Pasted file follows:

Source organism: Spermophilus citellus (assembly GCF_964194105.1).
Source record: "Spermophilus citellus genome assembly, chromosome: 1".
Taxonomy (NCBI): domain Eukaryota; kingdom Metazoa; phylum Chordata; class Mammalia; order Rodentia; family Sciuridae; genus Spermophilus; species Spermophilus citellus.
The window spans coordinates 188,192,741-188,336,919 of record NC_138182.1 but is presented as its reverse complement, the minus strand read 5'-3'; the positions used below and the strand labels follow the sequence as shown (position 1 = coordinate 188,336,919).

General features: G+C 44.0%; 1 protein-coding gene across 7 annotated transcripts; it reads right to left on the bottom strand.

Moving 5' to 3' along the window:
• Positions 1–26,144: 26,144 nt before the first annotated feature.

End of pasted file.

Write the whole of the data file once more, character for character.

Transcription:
Source organism: Spermophilus citellus (assembly GCF_964194105.1).
Source record: "Spermophilus citellus genome assembly, chromosome: 1".
Taxonomy (NCBI): domain Eukaryota; kingdom Metazoa; phylum Chordata; class Mammalia; order Rodentia; family Sciuridae; genus Spermophilus; species Spermophilus citellus.
The window spans coordinates 188,192,741-188,336,919 of record NC_138182.1 but is presented as its reverse complement, the minus strand read 5'-3'; the positions used below and the strand labels follow the sequence as shown (position 1 = coordinate 188,336,919).

General features: G+C 44.0%; 1 protein-coding gene across 7 annotated transcripts; it reads right to left on the bottom strand.

Moving 5' to 3' along the window:
• Positions 1–26,144: 26,144 nt before the first annotated feature.